BUENOS AIRES, May 24 (Reuters) - The Argentine government has asked oil companies to finance their own imports for 90 days due to the shortage of foreign currency at the country's central bank, an official source familiar with the matter said on Wednesday.
The request follows a decision from the government to request companies to obtain their own financing through international banks or parent companies to avoid resorting to the exchange market to access dollars.
The South American country, one of the world's largest food exporters, has been severely hit by a recent drought and is battling tumbling foreign reserves that is threatening its ability to meet payments.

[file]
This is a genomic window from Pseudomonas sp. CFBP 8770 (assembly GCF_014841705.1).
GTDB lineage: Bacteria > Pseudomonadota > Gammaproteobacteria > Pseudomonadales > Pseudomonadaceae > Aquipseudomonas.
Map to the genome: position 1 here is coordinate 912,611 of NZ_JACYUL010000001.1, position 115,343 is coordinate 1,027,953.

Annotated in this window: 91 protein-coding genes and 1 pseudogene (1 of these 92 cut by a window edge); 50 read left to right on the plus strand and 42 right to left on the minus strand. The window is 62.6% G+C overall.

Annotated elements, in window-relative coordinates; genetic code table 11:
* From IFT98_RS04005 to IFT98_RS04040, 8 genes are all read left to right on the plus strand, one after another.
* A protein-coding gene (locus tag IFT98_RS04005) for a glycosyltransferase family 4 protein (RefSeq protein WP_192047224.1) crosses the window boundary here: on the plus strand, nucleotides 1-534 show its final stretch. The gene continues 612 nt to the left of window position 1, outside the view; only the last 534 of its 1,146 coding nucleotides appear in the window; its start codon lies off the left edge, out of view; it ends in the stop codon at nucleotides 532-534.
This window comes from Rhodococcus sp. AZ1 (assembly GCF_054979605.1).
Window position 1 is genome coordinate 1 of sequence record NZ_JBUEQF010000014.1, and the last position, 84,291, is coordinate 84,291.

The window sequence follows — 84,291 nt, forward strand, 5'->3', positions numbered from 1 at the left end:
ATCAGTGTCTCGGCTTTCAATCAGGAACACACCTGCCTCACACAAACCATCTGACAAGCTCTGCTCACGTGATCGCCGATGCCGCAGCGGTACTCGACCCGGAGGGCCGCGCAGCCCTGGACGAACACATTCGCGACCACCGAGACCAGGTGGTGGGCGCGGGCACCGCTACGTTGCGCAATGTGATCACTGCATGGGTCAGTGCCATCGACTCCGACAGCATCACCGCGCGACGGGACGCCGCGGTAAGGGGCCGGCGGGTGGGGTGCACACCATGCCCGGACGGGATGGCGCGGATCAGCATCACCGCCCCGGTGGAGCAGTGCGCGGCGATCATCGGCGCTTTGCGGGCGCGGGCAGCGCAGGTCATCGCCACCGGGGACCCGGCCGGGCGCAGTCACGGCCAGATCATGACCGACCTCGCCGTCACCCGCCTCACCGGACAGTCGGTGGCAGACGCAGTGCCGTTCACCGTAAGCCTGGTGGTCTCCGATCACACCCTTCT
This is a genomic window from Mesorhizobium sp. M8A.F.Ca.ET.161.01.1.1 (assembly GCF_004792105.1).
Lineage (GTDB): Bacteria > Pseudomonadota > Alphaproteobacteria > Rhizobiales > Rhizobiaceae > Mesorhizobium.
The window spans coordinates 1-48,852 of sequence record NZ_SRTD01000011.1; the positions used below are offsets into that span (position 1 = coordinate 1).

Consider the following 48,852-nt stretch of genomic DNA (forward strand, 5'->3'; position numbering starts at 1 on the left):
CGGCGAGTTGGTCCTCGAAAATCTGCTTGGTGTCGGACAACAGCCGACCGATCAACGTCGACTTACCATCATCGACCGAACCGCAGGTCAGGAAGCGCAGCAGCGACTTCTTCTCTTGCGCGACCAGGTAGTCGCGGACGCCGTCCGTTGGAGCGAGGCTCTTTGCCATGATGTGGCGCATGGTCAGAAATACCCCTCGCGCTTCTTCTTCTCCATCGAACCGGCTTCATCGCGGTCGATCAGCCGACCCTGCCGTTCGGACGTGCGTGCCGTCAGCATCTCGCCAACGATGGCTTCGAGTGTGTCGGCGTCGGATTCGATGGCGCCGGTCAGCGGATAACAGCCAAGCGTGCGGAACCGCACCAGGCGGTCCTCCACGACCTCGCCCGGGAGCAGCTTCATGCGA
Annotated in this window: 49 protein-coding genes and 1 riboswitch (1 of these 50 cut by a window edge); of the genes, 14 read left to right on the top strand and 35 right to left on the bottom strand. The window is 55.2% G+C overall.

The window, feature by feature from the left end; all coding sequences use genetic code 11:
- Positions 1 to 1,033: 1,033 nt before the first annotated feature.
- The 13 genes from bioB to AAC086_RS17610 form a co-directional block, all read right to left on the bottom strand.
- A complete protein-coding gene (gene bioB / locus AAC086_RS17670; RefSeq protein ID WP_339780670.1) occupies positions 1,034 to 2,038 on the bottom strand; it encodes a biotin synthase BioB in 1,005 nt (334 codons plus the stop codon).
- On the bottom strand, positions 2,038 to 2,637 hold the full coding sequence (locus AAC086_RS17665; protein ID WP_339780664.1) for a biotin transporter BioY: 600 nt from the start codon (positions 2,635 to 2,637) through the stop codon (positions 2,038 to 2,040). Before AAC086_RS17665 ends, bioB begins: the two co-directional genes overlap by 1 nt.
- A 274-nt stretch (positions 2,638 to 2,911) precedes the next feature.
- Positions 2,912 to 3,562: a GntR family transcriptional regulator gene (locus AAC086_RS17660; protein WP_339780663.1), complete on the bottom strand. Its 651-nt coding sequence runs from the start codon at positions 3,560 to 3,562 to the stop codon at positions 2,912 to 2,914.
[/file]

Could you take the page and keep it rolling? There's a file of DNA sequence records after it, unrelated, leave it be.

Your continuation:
It also must rebuild its reserves to cover trade costs and future debt repayments, as well as to meet economic targets under its $44 billion loan program with the International Monetary Fund (IMF).
The oil sector is one of the country's industries which could more easily access the exchange market in order to import energy and aid the development of Argentina's hydrocarbon production, notably that from the world's second largest shale gas reserve - the Vaca Muerta shale formation.
A source from the central bank said it would call a meeting with representatives from all sectors to inform them about the new "voluntary" mechanism.
Argentina's energy trade balance could reach break-even this year, according to government forecasts, following a deficit of some $4.5 billion in 2022.
Argentina's energy secretariat declined to comment on the matter. The country's oil companies, such as Axion y Raizen, did not immediately respond to a request for comment.
Reporting by Eliana Raszewski; Writing by Carolina Pulice Editing by Marguerita Choy
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